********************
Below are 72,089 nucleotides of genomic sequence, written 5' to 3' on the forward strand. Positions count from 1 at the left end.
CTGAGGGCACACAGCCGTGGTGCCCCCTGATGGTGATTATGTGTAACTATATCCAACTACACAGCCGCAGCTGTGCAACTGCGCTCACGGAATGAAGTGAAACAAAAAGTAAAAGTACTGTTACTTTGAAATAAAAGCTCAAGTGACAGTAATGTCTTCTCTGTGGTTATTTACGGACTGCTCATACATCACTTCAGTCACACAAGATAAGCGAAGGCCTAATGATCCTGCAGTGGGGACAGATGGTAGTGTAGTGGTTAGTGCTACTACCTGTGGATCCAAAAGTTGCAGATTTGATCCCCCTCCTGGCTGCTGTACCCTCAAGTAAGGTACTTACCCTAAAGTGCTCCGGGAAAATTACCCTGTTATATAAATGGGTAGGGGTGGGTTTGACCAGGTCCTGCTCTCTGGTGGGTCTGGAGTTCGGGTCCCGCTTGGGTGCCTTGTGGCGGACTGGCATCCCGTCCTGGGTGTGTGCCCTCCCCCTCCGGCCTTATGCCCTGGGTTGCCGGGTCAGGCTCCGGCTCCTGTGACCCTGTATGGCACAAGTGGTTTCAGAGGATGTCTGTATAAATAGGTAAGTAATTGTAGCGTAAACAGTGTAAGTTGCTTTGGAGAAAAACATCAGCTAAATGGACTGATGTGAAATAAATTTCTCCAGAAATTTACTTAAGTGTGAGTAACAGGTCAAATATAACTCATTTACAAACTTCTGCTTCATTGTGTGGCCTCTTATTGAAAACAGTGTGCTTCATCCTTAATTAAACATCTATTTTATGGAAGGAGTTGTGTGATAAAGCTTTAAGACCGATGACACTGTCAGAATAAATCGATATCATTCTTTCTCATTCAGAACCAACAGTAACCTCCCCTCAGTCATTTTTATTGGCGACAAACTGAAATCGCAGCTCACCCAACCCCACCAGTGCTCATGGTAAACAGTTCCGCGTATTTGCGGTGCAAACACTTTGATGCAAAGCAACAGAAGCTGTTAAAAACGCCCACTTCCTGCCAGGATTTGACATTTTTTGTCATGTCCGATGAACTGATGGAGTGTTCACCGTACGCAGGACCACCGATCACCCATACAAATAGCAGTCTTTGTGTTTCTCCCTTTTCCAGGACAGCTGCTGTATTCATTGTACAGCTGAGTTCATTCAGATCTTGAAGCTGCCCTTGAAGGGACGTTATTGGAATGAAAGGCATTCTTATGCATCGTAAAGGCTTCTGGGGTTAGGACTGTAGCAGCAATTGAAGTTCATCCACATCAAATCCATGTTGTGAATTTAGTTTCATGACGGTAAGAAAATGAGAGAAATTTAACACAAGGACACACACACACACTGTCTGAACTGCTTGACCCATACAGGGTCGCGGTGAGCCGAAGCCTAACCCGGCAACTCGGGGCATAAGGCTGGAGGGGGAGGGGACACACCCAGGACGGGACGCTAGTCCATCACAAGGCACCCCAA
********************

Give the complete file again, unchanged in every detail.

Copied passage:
Below are 72,089 nucleotides of genomic sequence, written 5' to 3' on the forward strand. Positions count from 1 at the left end.
CTGAGGGCACACAGCCGTGGTGCCCCCTGATGGTGATTATGTGTAACTATATCCAACTACACAGCCGCAGCTGTGCAACTGCGCTCACGGAATGAAGTGAAACAAAAAGTAAAAGTACTGTTACTTTGAAATAAAAGCTCAAGTGACAGTAATGTCTTCTCTGTGGTTATTTACGGACTGCTCATACATCACTTCAGTCACACAAGATAAGCGAAGGCCTAATGATCCTGCAGTGGGGACAGATGGTAGTGTAGTGGTTAGTGCTACTACCTGTGGATCCAAAAGTTGCAGATTTGATCCCCCTCCTGGCTGCTGTACCCTCAAGTAAGGTACTTACCCTAAAGTGCTCCGGGAAAATTACCCTGTTATATAAATGGGTAGGGGTGGGTTTGACCAGGTCCTGCTCTCTGGTGGGTCTGGAGTTCGGGTCCCGCTTGGGTGCCTTGTGGCGGACTGGCATCCCGTCCTGGGTGTGTGCCCTCCCCCTCCGGCCTTATGCCCTGGGTTGCCGGGTCAGGCTCCGGCTCCTGTGACCCTGTATGGCACAAGTGGTTTCAGAGGATGTCTGTATAAATAGGTAAGTAATTGTAGCGTAAACAGTGTAAGTTGCTTTGGAGAAAAACATCAGCTAAATGGACTGATGTGAAATAAATTTCTCCAGAAATTTACTTAAGTGTGAGTAACAGGTCAAATATAACTCATTTACAAACTTCTGCTTCATTGTGTGGCCTCTTATTGAAAACAGTGTGCTTCATCCTTAATTAAACATCTATTTTATGGAAGGAGTTGTGTGATAAAGCTTTAAGACCGATGACACTGTCAGAATAAATCGATATCATTCTTTCTCATTCAGAACCAACAGTAACCTCCCCTCAGTCATTTTTATTGGCGACAAACTGAAATCGCAGCTCACCCAACCCCACCAGTGCTCATGGTAAACAGTTCCGCGTATTTGCGGTGCAAACACTTTGATGCAAAGCAACAGAAGCTGTTAAAAACGCCCACTTCCTGCCAGGATTTGACATTTTTTGTCATGTCCGATGAACTGATGGAGTGTTCACCGTACGCAGGACCACCGATCACCCATACAAATAGCAGTCTTTGTGTTTCTCCCTTTTCCAGGACAGCTGCTGTATTCATTGTACAGCTGAGTTCATTCAGATCTTGAAGCTGCCCTTGAAGGGACGTTATTGGAATGAAAGGCATTCTTATGCATCGTAAAGGCTTCTGGGGTTAGGACTGTAGCAGCAATTGAAGTTCATCCACATCAAATCCATGTTGTGAATTTAGTTTCATGACGGTAAGAAAATGAGAGAAATTTAACACAAGGACACACACACACACTGTCTGAACTGCTTGACCCATACAGGGTCGCGGTGAGCCGAAGCCTAACCCGGCAACTCGGGGCATAAGGCTGGAGGGGGAGGGGACACACCCAGGACGGGACGCTAGTCCATCACAAGGCACCCCAA